If you wear glasses or contacts you may have looked at your prescription and wondered what do all those numbers mean?
This article will help you decipher all parts of your prescription and discuss it knowledgeably with an optician when you're buying eyeglasses.
What Does OD and OS mean?
The first step into understanding your is knowing what OD and OS means. OD is Latin for oculus dexter meaning right eye, and OS is Latin for oculus sinister meaning left eye. Did you know that Romans believed that anyone who wrote with their left hand was being controlled by the devil, hence why left eye is oculus sinister. Some opticians have modernized and converted the OD to R.E.(right eye) and OS to L.E.(left eye).
Other terms on your Prescription:
Sphere(sph) : This indicates the amount of lens power, measured in diopters (D), prescribed to correct nearsightedness or farsightedness. If the number appearing under this heading has a minus sign (–), you are nearsighted; if the number has a plus sign (+) or is not preceded by a plus sign or a minus sign, you are farsighted.
Cylinder (CYL): This indicates the amount of lens power for astigmatism. If nothing appears in this column, either you have no astigmatism, or your astigmatism is so slight that it is not really necessary to correct it with your eyeglass lenses.
Astigmatism is caused by a deviation from spherical curvature, which results in distorted images. If you have an astigmatic cornea you may vision blurry vision and letters on a page may be double or have shadows.
Axis: This describes the lens meridian that contains no cylinder power to correct astigmatism. The axis is defined with a number from 1 to 180. The number 90 corresponds to the vertical meridian of the eye, and the number 180 corresponds to the horizontal meridian.
If your prescription includes a Cylinder reading it will always have a Axis.
Add: This is the added magnifying power applied to the bottom part of multifocal lenses to correct presbyopia. The number appearing in this section of the prescription is always a "plus" power, even if it is not preceded by a plus sign. Generally, it will range from +0.75 to +3.00 D and will be the same power for both eyes.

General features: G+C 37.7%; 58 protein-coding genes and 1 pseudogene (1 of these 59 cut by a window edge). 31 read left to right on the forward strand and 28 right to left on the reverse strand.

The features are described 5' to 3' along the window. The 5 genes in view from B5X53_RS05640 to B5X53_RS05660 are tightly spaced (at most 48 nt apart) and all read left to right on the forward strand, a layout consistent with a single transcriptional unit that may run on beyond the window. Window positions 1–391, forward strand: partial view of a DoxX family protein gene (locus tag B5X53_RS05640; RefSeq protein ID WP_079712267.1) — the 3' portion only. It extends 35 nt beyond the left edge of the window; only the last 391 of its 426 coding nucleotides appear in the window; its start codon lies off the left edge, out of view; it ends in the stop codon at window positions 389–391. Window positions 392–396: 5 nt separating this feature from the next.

If you wear Bifocals or Progressives you may also need a measurement called Seg. Height. This measurement measures the distance from the bottom of a frame to your pupil. This area is normally your "reading prescription" and the rest is your distance prescription. This measurement will be different for different types of frames, lens size, and your particular need.
Prism: This is the amount of prismatic power, measured in prism diopters, prescribed to compensate for eye alignment problems. Only a small percentage of eyeglass prescriptions include prism. Four abbreviations are used for prism direction: BU = base up; BD = base down; BI = base in (toward the wearer's nose); BO = base out (toward the wearer's ear).
You may need prism is you are suffering from double vision. Prism moves the eyes focal point up, down or side to side to correct the vision.
Sample Eye Glass Prescription:
SPH CYL AXIS ADD
OD -2.00 +2.00 add
OS -1.00 -0.50 180 +2.00 add
This prescription corrects the myopia(nearsightedness) in the right eye. The left eye is corrected for myopia and astigmatism. Both eye will have an addition reading power added in for their bifocals or progressives.
An Eyeglass Prescription is NOT a Contacts Lens Prescription
Eyeglass and contact lens prescriptions aren't the same. An eyeglass prescription is for the purchase of eyeglasses only. It does not contain certain information that is crucial to a contact lens prescription and that can be obtained only during a contact lens consultation and fitting.
A contact lens prescription will contain addition information such as base curve, wearing schedule, and lens material. These will all be determined during a contact lens fitting. Additionally if you are a first time wearer of contacts you will also be trained on how to wear contacts and care for them.
Your eyeglass prescription is yours to Keep and to Keep up to date
No eye doctor can keep your eyeglass prescription hostage. You can take this prescription anywhere you like.
An eyeglass prescription also will either have a 1 or 2 year expiration date that is designated by the Doctors office. Make sure you keep your prescription up to date as optical will not fill an expired prescription.